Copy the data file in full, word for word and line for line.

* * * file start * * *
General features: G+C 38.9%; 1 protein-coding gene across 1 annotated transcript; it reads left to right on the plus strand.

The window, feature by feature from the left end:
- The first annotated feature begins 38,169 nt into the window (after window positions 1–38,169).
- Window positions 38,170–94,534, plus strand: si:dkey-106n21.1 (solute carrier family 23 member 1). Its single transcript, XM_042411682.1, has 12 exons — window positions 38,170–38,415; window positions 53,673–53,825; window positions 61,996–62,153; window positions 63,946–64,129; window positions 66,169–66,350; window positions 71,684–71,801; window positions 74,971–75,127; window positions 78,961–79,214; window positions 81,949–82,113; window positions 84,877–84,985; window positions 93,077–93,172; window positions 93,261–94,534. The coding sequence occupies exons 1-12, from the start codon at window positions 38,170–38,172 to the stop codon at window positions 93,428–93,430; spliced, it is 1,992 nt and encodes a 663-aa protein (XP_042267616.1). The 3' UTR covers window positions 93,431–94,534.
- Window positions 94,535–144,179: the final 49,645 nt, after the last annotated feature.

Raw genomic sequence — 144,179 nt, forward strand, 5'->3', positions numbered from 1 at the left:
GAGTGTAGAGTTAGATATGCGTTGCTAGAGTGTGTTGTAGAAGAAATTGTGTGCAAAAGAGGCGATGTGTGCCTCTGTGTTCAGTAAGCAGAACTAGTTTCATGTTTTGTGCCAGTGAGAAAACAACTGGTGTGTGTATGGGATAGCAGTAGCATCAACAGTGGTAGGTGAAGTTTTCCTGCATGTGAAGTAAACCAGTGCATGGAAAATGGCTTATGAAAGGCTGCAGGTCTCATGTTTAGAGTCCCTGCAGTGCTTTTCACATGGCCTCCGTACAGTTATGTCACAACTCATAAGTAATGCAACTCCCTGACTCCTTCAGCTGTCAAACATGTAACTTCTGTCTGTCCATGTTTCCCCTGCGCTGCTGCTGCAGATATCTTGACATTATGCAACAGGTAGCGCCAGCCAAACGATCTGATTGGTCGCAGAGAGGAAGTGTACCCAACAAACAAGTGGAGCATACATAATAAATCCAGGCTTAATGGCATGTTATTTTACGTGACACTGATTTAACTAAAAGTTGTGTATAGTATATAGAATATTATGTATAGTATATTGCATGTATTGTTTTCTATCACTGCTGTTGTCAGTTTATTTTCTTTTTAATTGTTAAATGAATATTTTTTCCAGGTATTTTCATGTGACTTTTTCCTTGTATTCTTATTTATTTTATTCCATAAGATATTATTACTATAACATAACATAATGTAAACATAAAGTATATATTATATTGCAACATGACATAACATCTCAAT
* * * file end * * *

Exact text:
General features: G+C 38.9%; 1 protein-coding gene across 1 annotated transcript; it reads left to right on the plus strand.

The window, feature by feature from the left end:
- The first annotated feature begins 38,169 nt into the window (after window positions 1–38,169).
- Window positions 38,170–94,534, plus strand: si:dkey-106n21.1 (solute carrier family 23 member 1). Its single transcript, XM_042411682.1, has 12 exons — window positions 38,170–38,415; window positions 53,673–53,825; window positions 61,996–62,153; window positions 63,946–64,129; window positions 66,169–66,350; window positions 71,684–71,801; window positions 74,971–75,127; window positions 78,961–79,214; window positions 81,949–82,113; window positions 84,877–84,985; window positions 93,077–93,172; window positions 93,261–94,534. The coding sequence occupies exons 1-12, from the start codon at window positions 38,170–38,172 to the stop codon at window positions 93,428–93,430; spliced, it is 1,992 nt and encodes a 663-aa protein (XP_042267616.1). The 3' UTR covers window positions 93,431–94,534.
- Window positions 94,535–144,179: the final 49,645 nt, after the last annotated feature.

Raw genomic sequence — 144,179 nt, forward strand, 5'->3', positions numbered from 1 at the left:
GAGTGTAGAGTTAGATATGCGTTGCTAGAGTGTGTTGTAGAAGAAATTGTGTGCAAAAGAGGCGATGTGTGCCTCTGTGTTCAGTAAGCAGAACTAGTTTCATGTTTTGTGCCAGTGAGAAAACAACTGGTGTGTGTATGGGATAGCAGTAGCATCAACAGTGGTAGGTGAAGTTTTCCTGCATGTGAAGTAAACCAGTGCATGGAAAATGGCTTATGAAAGGCTGCAGGTCTCATGTTTAGAGTCCCTGCAGTGCTTTTCACATGGCCTCCGTACAGTTATGTCACAACTCATAAGTAATGCAACTCCCTGACTCCTTCAGCTGTCAAACATGTAACTTCTGTCTGTCCATGTTTCCCCTGCGCTGCTGCTGCAGATATCTTGACATTATGCAACAGGTAGCGCCAGCCAAACGATCTGATTGGTCGCAGAGAGGAAGTGTACCCAACAAACAAGTGGAGCATACATAATAAATCCAGGCTTAATGGCATGTTATTTTACGTGACACTGATTTAACTAAAAGTTGTGTATAGTATATAGAATATTATGTATAGTATATTGCATGTATTGTTTTCTATCACTGCTGTTGTCAGTTTATTTTCTTTTTAATTGTTAAATGAATATTTTTTCCAGGTATTTTCATGTGACTTTTTCCTTGTATTCTTATTTATTTTATTCCATAAGATATTATTACTATAACATAACATAATGTAAACATAAAGTATATATTATATTGCAACATGACATAACATCTCAAT